PS. The Shep Bush Empire was where the ‘Wogan’ show was filmed back in the 80s and live shows for the Old Grey Whistle Test in the 70s. I saw my worst Killing Joke show there in 95 and one of the best I ever went to as well - Johnny Cash in 94.

Christopher Owens said...

PJ MN,

Funnily enough, Mark Kermode says the same thing about the Scala clientele! You don't really get that nowadays, as everything is sold to us via online advertising and the plethora of lifestyle websites plugging even the most obscure film. Back then, you really had to research this stuff and scan Time Out for any possible sign of an Alejandro Jodorowsky double bill.

Cheers for the heads up about Housmans. I haven't come across it, so I must make a point of visiting it next time I'm over. Skinheads smashing up such places seemed to be a common event in that period (C18 also attacked Freedom Press and The Morning Star newspaper a few times). It's no wonder a section of the gay community adopted the skinhead look, and the laughs they must have had when Nicky Crane outed himself.

PaulJPMN said...

Thing is I wasn‘t really going for the films, more the all night club in the foyer. Nicky Crane was at the gay all nighters there and it was just accepted because life outside did not apply inside. That was many years before he outed himself. I met him through his skinhead ‘girlfriend’ who lived in the same hostel as me in Bayswater in 1988. She was a ‘sex worker’ who got into Blood and Honour and had been a hard core anarchist. I sometimes took calls for her from her clients, they were very upper crust Englishmen cos she did ‘humiliation’ as part of her service! Meeting Nicky Crane for me was how I would imagine meeting Ronnie Kray might have been - an intimidating unhinged presence. I knew his boyfriend vaguely as well at the same time. Everyone on the alt gay scene that centered around a Kings Cross pub called The Bell knew who Crane‘s boyfriend was and he was just accepted on that scene even though most people were very left wing there. I wouldn’t be particularly sympathetic to Morning Star but Freedom Press was a very friendly welcoming bookshop back in the day and sadly got the worst of any of the Combat 18 attacks.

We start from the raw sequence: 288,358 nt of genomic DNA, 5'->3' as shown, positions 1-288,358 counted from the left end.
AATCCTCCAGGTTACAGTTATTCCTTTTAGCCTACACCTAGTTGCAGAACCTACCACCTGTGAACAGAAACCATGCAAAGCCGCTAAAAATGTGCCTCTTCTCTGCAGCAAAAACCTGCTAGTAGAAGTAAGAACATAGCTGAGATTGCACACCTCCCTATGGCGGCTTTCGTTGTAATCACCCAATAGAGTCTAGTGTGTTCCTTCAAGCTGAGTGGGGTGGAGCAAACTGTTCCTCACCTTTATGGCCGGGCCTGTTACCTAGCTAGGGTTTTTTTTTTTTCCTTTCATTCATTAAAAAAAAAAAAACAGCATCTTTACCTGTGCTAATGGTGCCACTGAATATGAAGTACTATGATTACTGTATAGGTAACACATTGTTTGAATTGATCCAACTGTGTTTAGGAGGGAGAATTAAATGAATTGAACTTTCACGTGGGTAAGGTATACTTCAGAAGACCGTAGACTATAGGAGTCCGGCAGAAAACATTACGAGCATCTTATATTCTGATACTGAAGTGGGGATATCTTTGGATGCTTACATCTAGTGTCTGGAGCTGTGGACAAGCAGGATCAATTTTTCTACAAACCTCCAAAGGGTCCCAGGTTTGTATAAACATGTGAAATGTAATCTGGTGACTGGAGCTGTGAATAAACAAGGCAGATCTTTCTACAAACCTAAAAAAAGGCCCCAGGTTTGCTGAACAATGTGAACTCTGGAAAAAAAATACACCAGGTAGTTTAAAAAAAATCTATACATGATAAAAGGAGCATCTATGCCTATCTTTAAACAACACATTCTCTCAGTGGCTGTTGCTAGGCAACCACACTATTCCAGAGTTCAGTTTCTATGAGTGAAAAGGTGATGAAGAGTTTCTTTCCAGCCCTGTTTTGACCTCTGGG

Christopher Owens said...

"She...got into Blood and Honour and had been a hard core anarchist."

Classic example of the horse shoe theory right there!

I can't help but think that Crane dismissing his past was a way for him to integrate himself into the gay community. I'm sure that he knew if Ian Stuart Donaldson and co had found out about his sexuality while still involved with the BM/NF, he'd have been a dead man. By aligning himself with the gay community, he would be guaranteed safety and hiding places from his old colleagues by simply telling people he "regretted his past." And I've read that he didn't have to atone for his past as much as you'd think. It may even have given him a sort of cultural capital amongst racists in the gay scene (still an issue apparently) and added authenticity for those with a skinhead fetish.

PJ MN said...

I don't think her political views were too deeply held, she was young and angry and flitting between youth cults (punk to skin) looking for belonging, something easy to do in England in the 80s where culture rather than politics was what people were really playing about with and still are. Yes, Crane didn‘t ‘come out’ till he had Aids and was looking to integrate himself into the gay community to avail of the health services provided specifically for gay men with Aids, heath services which he received.